Hong Kong’s Protests Linked to Libya War in Only-at-the-UN Spat
(Bloomberg) -- The insular world of UN politics has spawned another spat, this one linking the continuing protests in Hong Kong to Libya’s protracted civil conflict with Germany caught in the middle.
German Foreign Minister Heiko Maas’s decision to hold a meeting with 22-year-old Hong Kong democracy activist Joshua Wong is reverberating through the United Nations’ hallways, where China appears to have retaliated by denying Germany credit for its central role in mediation efforts in Libya.
In an only-at-the-UN moment, the words “Berlin process” were unexpectedly chopped from the text of a Security Council statement on Libya early this month at China’s insistence, diplomats say. While the document flagged contributions from the African Union, the League of Arab States and the European Union to help end the conflict, there was no mention of Germany, a key mediator.
Diplomacy at the UN can sometimes veer into the absurd, yet China’s success in excising Berlin from the Libya text also underscores how Beijing is increasingly flexing its muscles behind the scenes at the global body. China has grown more assertive in its efforts to fend off criticism of its treatment of Uighurs, an ethnic minority, and of its effort to quell protests in Hong Kong.
Officials at China and Germany’s UN missions didn’t respond to requests for comment.
Earlier this year, diplomats say, China threatened some countries that didn’t side with Beijing during a UN tussle, when 54 countries signed on to a statement commending “China’s remarkable achievements in the field of human rights.” That document came in response to a statement from 23 mainly Western countries, including the U.S., criticizing its human rights record in Xinjiang province.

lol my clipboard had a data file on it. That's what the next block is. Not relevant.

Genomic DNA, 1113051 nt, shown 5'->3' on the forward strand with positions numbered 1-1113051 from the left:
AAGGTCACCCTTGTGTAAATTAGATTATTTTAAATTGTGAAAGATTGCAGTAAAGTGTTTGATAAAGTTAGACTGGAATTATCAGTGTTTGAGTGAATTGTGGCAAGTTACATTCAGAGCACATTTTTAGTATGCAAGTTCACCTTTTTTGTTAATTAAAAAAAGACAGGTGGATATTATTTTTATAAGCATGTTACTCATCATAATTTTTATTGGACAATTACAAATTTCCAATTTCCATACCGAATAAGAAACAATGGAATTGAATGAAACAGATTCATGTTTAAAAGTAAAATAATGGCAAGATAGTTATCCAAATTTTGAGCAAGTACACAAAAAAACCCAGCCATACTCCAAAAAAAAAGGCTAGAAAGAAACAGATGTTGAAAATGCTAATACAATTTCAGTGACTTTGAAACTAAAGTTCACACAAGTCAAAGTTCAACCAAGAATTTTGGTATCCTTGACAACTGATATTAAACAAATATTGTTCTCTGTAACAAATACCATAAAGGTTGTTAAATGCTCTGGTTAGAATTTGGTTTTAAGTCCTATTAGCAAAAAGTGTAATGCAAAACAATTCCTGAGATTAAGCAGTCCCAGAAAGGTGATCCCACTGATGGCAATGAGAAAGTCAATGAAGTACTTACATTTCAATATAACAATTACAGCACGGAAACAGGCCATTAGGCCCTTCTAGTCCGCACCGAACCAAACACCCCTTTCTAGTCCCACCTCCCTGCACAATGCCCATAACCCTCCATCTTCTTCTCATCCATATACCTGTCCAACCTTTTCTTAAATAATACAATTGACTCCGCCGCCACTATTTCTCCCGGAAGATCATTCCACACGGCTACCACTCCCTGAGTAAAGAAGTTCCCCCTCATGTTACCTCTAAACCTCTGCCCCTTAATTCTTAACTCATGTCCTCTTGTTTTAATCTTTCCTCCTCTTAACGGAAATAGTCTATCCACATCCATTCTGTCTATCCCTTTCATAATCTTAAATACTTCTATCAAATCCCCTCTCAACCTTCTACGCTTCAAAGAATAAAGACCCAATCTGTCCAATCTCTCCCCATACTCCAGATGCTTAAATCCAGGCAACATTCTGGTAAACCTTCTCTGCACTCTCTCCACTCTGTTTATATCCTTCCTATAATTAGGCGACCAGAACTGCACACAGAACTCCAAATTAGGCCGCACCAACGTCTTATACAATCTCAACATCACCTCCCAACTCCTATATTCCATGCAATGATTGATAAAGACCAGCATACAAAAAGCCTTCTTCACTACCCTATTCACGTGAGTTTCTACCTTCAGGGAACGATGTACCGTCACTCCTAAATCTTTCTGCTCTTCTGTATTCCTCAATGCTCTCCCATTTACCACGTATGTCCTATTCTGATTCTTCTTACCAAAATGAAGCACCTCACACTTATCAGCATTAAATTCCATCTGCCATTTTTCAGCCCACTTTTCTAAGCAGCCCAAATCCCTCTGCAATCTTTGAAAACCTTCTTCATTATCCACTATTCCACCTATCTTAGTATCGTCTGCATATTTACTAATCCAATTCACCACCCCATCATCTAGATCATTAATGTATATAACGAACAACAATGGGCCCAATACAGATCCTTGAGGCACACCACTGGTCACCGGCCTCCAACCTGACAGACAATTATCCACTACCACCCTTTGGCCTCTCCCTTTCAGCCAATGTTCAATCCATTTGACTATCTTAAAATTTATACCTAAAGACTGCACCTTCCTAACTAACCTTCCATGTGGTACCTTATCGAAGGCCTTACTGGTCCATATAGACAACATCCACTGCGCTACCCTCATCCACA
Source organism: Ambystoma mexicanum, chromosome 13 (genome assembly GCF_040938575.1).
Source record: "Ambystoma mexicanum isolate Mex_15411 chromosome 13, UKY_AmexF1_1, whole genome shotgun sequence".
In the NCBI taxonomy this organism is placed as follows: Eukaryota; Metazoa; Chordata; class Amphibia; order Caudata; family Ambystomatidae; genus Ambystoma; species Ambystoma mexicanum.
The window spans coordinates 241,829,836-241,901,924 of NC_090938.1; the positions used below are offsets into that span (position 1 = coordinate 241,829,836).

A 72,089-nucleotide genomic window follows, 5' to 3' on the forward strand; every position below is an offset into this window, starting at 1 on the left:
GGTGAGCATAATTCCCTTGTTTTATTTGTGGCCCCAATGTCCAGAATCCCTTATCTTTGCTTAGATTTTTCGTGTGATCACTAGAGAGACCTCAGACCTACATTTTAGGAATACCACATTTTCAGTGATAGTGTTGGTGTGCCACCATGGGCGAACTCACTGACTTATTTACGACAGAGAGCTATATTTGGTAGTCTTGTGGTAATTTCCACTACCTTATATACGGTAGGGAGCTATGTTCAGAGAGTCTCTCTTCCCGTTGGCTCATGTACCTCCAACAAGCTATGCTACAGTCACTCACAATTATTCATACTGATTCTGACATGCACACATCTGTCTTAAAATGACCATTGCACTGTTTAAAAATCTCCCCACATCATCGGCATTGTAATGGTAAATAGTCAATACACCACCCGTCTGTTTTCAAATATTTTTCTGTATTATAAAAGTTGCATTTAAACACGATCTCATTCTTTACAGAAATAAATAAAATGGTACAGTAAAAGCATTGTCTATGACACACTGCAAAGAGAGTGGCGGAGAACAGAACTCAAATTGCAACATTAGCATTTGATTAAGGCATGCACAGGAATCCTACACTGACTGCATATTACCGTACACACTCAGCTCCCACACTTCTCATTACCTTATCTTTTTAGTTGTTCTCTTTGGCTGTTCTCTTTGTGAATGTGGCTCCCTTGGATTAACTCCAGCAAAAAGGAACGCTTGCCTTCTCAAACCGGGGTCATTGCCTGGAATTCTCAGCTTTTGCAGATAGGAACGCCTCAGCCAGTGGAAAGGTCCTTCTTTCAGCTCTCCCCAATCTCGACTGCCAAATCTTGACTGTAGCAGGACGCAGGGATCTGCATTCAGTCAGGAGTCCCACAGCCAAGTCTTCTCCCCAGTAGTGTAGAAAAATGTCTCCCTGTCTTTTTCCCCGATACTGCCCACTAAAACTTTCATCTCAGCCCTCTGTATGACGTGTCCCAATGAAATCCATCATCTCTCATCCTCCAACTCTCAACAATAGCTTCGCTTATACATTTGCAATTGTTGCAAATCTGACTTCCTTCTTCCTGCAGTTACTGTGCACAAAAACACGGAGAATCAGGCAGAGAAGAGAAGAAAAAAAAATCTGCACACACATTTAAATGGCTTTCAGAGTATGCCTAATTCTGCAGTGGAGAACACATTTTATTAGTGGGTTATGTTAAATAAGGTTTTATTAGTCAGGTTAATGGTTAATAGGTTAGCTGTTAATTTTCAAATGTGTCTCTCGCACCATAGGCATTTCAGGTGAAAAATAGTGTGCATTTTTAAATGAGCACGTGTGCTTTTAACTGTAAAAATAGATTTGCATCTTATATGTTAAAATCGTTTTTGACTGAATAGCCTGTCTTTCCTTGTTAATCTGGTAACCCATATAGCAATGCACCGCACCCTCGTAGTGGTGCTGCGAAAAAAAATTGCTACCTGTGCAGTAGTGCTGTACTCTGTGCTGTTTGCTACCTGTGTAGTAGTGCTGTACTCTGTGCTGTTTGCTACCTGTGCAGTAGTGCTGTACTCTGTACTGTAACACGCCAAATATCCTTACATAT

“We must stand up for our values and for human rights,” U.K. Deputy Permanent Representative Jonathan Allen tweeted on Oct. 29, the day of the diplomatic clash. “Important that this statement was made.”
Germany has taken on a leading role in Libya recently, partly because it’s seen as a relatively neutral player. Berlin has sought to bring major powers on the Security Council together for discussions with Egypt, Italy, Turkey and the U.A.E. In a briefing to the council last month, UN envoy Ghassan Salame sounded an optimistic note on the so-called Berlin process and said a summit in the German capital expected early next year could serve to jump-start negotiations between the warring sides.
On Hong Kong, Wong, arrested in August for his role in protests, was received by Maas and later met with German lawmakers as well. Germany is also home to Dolkun Isa, a Uighur activist who is president of the World Uyghur Congress. Maas called on China last month to clarify its position on interning Muslim minorities in prison camps, days after leaked documents published by the New York Times revealed how China used systematic surveillance on its Muslim minority population in Xinjiang.
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